MIAMI COUNTY — With the approach of the October’s Breast Cancer Awareness Month, a local survivor shared how being proactive about health screenings and awareness of risk factors helped brace her and detect her breast cancer diagnosis early.
For Robin Hetzler of Piqua, family genes played a big factor in her future.
“I’m the 11th consecutive generation on my mother’s side to get diagnosed (with breast cancer),” Hetzler said.
She was aware from an early age that this diagnosis was a possibility for her, so she was proactive on making sure she was up-to-date on her screenings.
Even with her preparations, she was not truly ready for it.
“You’re never prepared,” said Hetzler, a lifelong resident and community member in Miami County.
Hetzler was able to get an early detection for her diagnosis, after which she underwent treatment and went into remission.
“We’re almost on the nine-year mark,” Hetzler said.
After receiving her diagnosis, Hetzler also underwent gene testing to confirm what she suspected. Hetzler found that she was positive for a BRCA 1/2 gene mutation, a gene mutation that makes someone have a greatly increased risk factor for breast cancer and for women, ovarian cancer. According to the National Cancer Institute, about 12 percent of women in the general population will develop breast cancer sometime during their lives. By contrast, according to the most recent estimates, 55 to 65 percent of women who inherit a harmful BRCA1 mutation and around 45 percent of women who inherit a harmful BRCA2 mutation will develop breast cancer by age 70.
“So that’s what science has done for us. We’re able to be proactive,” Hetzler said.
Hetzler encourages people to get screenings, talk with their doctors about risk factors, and do home self-exams. The American Cancer Society encourages women of all ages to do monthly breast self-exams to check for unexpected lumps or swelling.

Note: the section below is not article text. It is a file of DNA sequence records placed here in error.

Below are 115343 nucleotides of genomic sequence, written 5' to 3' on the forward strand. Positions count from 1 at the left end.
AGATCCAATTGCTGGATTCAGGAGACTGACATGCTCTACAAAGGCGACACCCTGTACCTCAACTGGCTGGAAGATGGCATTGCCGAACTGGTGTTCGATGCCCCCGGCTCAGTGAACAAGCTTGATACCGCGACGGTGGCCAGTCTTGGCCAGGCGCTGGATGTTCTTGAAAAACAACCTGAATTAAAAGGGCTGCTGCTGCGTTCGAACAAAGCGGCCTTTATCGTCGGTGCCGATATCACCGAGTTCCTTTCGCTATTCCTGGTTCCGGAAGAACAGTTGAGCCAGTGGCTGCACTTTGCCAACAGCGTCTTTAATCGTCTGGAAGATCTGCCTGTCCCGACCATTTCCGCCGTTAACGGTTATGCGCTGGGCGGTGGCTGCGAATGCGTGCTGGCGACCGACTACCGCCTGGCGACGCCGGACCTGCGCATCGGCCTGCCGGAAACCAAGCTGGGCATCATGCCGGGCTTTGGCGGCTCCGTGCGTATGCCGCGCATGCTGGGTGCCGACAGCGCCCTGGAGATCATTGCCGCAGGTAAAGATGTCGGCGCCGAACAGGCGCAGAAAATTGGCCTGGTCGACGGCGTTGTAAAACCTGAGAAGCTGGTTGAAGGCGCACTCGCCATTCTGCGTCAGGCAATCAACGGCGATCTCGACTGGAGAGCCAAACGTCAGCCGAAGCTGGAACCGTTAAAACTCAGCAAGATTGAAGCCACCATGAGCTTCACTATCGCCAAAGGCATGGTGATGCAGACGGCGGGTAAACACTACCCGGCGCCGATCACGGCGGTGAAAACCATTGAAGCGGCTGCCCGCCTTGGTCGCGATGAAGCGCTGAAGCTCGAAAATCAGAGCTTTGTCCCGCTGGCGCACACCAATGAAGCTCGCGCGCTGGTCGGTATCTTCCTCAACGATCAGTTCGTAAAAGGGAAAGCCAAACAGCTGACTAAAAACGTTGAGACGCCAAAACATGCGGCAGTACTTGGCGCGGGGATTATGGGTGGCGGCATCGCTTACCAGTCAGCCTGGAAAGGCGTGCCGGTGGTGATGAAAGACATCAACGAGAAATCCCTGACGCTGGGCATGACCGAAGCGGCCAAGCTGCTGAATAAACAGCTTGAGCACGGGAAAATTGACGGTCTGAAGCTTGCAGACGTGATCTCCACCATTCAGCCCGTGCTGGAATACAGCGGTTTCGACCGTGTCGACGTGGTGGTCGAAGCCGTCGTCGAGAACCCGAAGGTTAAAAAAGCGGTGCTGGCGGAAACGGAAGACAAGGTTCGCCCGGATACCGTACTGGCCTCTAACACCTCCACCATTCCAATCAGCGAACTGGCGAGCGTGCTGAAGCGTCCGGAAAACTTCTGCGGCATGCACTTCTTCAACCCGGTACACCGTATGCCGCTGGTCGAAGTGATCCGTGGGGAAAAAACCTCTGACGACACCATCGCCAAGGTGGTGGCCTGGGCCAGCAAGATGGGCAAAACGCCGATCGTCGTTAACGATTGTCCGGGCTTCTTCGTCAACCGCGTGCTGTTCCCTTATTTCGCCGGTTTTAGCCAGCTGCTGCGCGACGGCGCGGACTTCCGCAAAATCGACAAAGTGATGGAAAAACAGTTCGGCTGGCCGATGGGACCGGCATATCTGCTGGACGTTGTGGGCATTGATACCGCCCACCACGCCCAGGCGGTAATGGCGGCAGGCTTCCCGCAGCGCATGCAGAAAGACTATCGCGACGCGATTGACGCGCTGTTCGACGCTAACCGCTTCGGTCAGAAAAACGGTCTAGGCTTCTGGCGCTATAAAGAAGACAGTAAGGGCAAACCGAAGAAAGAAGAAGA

Hetzler has also worked in the health care field for approximately 22 years, switching departments after becoming a breast cancer survivor to connect with other patients going through similar trials.
“I was a medical surgical nurse then,” Hetzler said, referring to the time of her diagnosis. She now works as a nurse with local oncologists Dr. Mohan Nuthakki and Dr. Rajeev Kulkarni, showing patients who are worried about their own possible diagnoses that they can survive what they’re going through.
“I know it personally. I know it from being a family member of someone that has had cancer. I’ve seen the different change and the outlook of life. I know it personally from myself and then from my patients’ point of view,” Hetzler said. “You do look at things differently in a more positive way.”
Hetzler hopes to show the newly diagnosed patients she sees that “survivorship is real” and that there is hope.
“I understand the fear,” she said. “We can support each other.”
Hetzler is the mother of three sons, Joshua Wenrick, Thomas Wenrick, and Jake Hetzler, and has three grandchildren, Urijah Baker, 8; Spencer Wenrick, 6; and Tori Wenrick, 5.
Reach Sam Wildow at firstname.lastname@example.org or (937) 451-3336